Thanksgiving: A Detroit Football Tradition

Long before the days of extravagant halftime shows on Thanksgiving or television awards marking the MVP of a regular season game, the Lions have hosted football games on Thanksgiving afternoons. For the 69th time on Thursday, the Lions will take the field on Thursday afternoon as part of the NFL’s Thanksgiving Classic.

The Thanksgiving game was originally a gimmick by original owner G.A. Richards to get fans to attend Lions games – a tradition begun by the Detroit Heralds, Tigers, Panthers and Wolverines of the 1920s. While slow at first to catch on, the Lions Thanksgiving game was the only one to survive throughout the years until the Cowboys joined in during the 1966 season. In 2006, the Chiefs hosted the first evening game to complete a three-game slate of football.

Each team has not played every year since the special game’s inception. The Lions took a break from 1939-1944 for the war, while the Cowboys took 1975-77 off for the St. Louis Cardinals. In fact, many fans will also remember that Thanksgiving used to always mean Lions-Packers. These two teams squared off every year from 1951-1963 and have played a total of five times since the merger, including last year’s 37-26 loss.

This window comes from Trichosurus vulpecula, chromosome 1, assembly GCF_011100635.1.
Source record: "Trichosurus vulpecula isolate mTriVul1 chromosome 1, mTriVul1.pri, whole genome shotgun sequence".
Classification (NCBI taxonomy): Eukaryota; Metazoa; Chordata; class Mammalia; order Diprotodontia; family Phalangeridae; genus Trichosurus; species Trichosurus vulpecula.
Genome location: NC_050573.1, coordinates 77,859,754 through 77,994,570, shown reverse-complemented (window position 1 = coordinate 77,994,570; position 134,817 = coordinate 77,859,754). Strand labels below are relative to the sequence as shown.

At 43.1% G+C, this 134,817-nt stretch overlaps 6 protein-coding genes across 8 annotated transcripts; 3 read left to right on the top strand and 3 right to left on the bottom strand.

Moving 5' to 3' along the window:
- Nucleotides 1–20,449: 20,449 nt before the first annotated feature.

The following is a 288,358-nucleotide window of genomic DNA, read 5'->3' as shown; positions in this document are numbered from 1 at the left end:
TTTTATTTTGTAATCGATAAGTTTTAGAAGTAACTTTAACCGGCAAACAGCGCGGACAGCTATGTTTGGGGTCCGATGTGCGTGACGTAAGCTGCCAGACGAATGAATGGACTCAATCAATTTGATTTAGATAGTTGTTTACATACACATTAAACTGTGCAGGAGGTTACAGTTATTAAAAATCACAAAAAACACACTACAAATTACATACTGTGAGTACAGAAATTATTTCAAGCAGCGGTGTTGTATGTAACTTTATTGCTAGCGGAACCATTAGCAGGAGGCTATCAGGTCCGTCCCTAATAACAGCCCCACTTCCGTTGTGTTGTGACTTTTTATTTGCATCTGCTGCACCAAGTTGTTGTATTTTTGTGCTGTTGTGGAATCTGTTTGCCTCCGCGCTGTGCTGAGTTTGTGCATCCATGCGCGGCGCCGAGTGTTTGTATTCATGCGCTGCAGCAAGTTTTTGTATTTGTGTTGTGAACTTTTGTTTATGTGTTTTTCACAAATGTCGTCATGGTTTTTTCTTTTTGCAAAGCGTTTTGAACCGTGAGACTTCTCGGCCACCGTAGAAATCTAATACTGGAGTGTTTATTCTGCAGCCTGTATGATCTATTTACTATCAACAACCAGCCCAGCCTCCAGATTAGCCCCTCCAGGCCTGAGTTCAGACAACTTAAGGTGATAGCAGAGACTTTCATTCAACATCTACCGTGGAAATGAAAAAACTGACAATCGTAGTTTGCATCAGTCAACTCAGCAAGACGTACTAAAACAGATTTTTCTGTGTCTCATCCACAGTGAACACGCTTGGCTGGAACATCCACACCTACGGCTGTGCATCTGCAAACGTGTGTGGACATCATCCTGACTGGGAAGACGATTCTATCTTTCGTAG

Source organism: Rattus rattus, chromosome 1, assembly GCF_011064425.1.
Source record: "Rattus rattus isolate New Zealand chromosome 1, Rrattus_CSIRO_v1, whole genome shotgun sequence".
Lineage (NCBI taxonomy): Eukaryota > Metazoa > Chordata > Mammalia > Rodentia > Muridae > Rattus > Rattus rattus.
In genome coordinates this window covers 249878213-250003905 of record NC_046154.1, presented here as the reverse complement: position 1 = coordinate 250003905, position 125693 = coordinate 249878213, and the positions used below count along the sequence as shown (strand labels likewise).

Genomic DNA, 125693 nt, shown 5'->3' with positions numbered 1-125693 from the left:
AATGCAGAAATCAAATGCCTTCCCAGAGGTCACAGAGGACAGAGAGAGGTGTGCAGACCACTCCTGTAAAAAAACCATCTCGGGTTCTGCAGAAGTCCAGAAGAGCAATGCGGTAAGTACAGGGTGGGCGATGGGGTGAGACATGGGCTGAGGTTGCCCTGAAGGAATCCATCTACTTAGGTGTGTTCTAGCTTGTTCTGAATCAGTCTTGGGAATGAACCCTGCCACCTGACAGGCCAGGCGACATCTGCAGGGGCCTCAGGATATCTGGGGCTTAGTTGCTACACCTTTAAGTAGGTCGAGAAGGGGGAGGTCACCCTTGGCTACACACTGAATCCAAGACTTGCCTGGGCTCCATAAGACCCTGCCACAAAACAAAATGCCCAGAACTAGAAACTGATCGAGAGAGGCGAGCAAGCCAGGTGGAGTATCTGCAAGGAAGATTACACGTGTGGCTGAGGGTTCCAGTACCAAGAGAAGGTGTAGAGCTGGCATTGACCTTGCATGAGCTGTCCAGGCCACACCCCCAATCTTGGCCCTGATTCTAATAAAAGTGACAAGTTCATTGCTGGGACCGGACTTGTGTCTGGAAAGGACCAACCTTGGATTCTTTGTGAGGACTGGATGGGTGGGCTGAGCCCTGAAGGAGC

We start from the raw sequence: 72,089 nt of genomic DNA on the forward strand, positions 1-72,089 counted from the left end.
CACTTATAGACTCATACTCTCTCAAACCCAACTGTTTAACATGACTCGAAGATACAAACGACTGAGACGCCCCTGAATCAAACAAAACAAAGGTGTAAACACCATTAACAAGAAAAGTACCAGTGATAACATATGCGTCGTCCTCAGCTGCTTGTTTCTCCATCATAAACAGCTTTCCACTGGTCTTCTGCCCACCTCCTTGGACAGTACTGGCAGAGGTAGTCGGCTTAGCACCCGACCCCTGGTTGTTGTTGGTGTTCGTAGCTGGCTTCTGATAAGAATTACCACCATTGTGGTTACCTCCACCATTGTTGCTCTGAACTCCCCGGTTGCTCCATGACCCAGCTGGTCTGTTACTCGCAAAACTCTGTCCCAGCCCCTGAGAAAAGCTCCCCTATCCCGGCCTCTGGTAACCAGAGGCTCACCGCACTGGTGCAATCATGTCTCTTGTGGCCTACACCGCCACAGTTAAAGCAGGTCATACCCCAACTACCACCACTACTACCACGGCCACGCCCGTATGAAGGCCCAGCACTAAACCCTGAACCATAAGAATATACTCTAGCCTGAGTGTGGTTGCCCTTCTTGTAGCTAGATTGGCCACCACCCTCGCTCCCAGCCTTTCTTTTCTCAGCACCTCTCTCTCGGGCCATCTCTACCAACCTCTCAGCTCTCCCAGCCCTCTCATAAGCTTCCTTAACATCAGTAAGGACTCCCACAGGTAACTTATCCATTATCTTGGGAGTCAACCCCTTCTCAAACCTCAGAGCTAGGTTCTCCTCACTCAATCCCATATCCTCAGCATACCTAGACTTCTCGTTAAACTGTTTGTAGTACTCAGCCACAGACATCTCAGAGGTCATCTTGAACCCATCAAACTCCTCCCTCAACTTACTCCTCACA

Detroit’s 35-32-1 all-time record will yet again be placed on the line Thursday along with that 0-11 number that’s been hanging over their head’s since that perfect preseason. The Lions have not won a game in five tries and look for that streak to end against the Titans on Thursday.